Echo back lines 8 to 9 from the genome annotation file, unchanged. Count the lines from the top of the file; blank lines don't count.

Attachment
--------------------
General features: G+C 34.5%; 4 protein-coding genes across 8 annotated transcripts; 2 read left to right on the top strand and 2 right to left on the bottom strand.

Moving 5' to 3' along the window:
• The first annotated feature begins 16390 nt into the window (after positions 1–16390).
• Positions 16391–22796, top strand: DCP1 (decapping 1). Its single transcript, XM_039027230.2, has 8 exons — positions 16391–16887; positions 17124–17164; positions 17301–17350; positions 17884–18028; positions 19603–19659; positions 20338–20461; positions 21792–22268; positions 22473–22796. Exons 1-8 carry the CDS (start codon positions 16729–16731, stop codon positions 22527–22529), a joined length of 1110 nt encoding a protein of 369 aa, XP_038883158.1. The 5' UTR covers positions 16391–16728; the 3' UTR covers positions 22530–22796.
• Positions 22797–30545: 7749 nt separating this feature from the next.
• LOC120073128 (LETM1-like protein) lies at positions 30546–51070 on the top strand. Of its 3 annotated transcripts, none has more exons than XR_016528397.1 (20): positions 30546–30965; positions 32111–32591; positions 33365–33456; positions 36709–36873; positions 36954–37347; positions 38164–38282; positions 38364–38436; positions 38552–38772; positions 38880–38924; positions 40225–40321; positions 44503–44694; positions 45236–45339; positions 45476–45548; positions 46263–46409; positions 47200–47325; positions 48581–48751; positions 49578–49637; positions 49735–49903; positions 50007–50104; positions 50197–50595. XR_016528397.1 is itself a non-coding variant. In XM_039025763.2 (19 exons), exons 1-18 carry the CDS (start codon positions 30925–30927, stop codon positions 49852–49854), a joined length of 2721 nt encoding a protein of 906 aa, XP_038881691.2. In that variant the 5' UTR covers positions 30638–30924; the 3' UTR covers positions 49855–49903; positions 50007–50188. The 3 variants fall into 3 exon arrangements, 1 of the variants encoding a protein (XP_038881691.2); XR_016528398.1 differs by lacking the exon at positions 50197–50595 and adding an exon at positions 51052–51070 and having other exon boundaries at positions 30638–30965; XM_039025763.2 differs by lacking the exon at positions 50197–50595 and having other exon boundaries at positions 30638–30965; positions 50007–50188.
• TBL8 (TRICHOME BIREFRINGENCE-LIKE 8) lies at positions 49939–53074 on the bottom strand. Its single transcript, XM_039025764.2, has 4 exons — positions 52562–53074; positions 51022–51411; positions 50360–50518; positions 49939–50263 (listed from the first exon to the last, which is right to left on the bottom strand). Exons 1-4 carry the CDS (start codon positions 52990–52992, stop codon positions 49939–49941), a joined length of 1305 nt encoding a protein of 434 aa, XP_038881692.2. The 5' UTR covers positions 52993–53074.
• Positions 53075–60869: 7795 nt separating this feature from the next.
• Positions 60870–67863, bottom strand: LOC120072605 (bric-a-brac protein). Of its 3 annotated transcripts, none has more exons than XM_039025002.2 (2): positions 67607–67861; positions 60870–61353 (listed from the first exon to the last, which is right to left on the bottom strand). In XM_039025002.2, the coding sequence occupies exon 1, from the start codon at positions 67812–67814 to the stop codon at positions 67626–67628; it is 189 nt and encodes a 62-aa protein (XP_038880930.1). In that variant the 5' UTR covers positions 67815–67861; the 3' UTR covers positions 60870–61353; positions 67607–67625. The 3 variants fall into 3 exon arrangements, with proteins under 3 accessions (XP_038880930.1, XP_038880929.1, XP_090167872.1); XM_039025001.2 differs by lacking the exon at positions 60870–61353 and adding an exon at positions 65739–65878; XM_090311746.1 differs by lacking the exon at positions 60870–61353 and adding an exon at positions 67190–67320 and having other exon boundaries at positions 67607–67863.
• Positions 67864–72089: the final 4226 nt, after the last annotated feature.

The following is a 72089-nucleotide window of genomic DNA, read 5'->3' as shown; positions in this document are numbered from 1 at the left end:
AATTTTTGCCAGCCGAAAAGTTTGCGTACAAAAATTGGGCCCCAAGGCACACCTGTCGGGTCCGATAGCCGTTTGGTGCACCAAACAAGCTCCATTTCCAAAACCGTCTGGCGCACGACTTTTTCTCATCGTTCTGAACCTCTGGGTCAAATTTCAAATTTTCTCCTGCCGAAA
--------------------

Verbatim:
• Positions 53075–60869: 7795 nt separating this feature from the next.
• Positions 60870–67863, bottom strand: LOC120072605 (bric-a-brac protein). Of its 3 annotated transcripts, none has more exons than XM_039025002.2 (2): positions 67607–67861; positions 60870–61353 (listed from the first exon to the last, which is right to left on the bottom strand). In XM_039025002.2, the coding sequence occupies exon 1, from the start codon at positions 67812–67814 to the stop codon at positions 67626–67628; it is 189 nt and encodes a 62-aa protein (XP_038880930.1). In that variant the 5' UTR covers positions 67815–67861; the 3' UTR covers positions 60870–61353; positions 67607–67625. The 3 variants fall into 3 exon arrangements, with proteins under 3 accessions (XP_038880930.1, XP_038880929.1, XP_090167872.1); XM_039025001.2 differs by lacking the exon at positions 60870–61353 and adding an exon at positions 65739–65878; XM_090311746.1 differs by lacking the exon at positions 60870–61353 and adding an exon at positions 67190–67320 and having other exon boundaries at positions 67607–67863.